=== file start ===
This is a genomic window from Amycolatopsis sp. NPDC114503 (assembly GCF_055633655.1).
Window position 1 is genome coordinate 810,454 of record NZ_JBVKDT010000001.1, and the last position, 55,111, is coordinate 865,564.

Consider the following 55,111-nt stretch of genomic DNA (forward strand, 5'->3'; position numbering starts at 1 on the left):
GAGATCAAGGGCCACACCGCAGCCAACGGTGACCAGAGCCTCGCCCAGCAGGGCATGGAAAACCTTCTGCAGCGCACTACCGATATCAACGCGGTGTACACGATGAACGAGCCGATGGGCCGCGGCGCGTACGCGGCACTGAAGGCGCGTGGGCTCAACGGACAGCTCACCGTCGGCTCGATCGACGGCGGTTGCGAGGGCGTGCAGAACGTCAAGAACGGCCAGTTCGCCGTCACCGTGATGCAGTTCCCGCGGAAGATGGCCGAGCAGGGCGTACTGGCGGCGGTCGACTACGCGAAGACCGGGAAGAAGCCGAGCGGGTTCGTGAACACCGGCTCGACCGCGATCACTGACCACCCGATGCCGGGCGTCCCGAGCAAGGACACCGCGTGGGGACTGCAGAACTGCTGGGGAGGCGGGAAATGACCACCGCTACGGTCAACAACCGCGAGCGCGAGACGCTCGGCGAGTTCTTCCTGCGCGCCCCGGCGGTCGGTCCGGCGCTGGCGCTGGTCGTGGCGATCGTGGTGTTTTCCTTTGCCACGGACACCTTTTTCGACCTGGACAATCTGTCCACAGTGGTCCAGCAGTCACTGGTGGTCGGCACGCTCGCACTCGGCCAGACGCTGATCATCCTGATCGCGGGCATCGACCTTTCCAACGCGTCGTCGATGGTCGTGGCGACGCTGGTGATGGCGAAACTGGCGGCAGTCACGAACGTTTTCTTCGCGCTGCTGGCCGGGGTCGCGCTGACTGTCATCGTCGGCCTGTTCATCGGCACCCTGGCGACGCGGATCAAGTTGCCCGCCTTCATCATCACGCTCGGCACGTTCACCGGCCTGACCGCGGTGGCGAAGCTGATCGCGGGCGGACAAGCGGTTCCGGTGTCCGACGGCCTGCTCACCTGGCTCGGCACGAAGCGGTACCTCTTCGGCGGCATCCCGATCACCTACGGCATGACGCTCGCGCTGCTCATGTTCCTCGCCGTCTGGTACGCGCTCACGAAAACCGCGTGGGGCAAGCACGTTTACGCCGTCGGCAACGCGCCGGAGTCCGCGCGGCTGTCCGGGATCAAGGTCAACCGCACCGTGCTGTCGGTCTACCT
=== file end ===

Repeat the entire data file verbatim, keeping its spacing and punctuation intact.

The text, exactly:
This is a genomic window from Amycolatopsis sp. NPDC114503 (assembly GCF_055633655.1).
Window position 1 is genome coordinate 810,454 of record NZ_JBVKDT010000001.1, and the last position, 55,111, is coordinate 865,564.

Consider the following 55,111-nt stretch of genomic DNA (forward strand, 5'->3'; position numbering starts at 1 on the left):
GAGATCAAGGGCCACACCGCAGCCAACGGTGACCAGAGCCTCGCCCAGCAGGGCATGGAAAACCTTCTGCAGCGCACTACCGATATCAACGCGGTGTACACGATGAACGAGCCGATGGGCCGCGGCGCGTACGCGGCACTGAAGGCGCGTGGGCTCAACGGACAGCTCACCGTCGGCTCGATCGACGGCGGTTGCGAGGGCGTGCAGAACGTCAAGAACGGCCAGTTCGCCGTCACCGTGATGCAGTTCCCGCGGAAGATGGCCGAGCAGGGCGTACTGGCGGCGGTCGACTACGCGAAGACCGGGAAGAAGCCGAGCGGGTTCGTGAACACCGGCTCGACCGCGATCACTGACCACCCGATGCCGGGCGTCCCGAGCAAGGACACCGCGTGGGGACTGCAGAACTGCTGGGGAGGCGGGAAATGACCACCGCTACGGTCAACAACCGCGAGCGCGAGACGCTCGGCGAGTTCTTCCTGCGCGCCCCGGCGGTCGGTCCGGCGCTGGCGCTGGTCGTGGCGATCGTGGTGTTTTCCTTTGCCACGGACACCTTTTTCGACCTGGACAATCTGTCCACAGTGGTCCAGCAGTCACTGGTGGTCGGCACGCTCGCACTCGGCCAGACGCTGATCATCCTGATCGCGGGCATCGACCTTTCCAACGCGTCGTCGATGGTCGTGGCGACGCTGGTGATGGCGAAACTGGCGGCAGTCACGAACGTTTTCTTCGCGCTGCTGGCCGGGGTCGCGCTGACTGTCATCGTCGGCCTGTTCATCGGCACCCTGGCGACGCGGATCAAGTTGCCCGCCTTCATCATCACGCTCGGCACGTTCACCGGCCTGACCGCGGTGGCGAAGCTGATCGCGGGCGGACAAGCGGTTCCGGTGTCCGACGGCCTGCTCACCTGGCTCGGCACGAAGCGGTACCTCTTCGGCGGCATCCCGATCACCTACGGCATGACGCTCGCGCTGCTCATGTTCCTCGCCGTCTGGTACGCGCTCACGAAAACCGCGTGGGGCAAGCACGTTTACGCCGTCGGCAACGCGCCGGAGTCCGCGCGGCTGTCCGGGATCAAGGTCAACCGCACCGTGCTGTCGGTCTACCT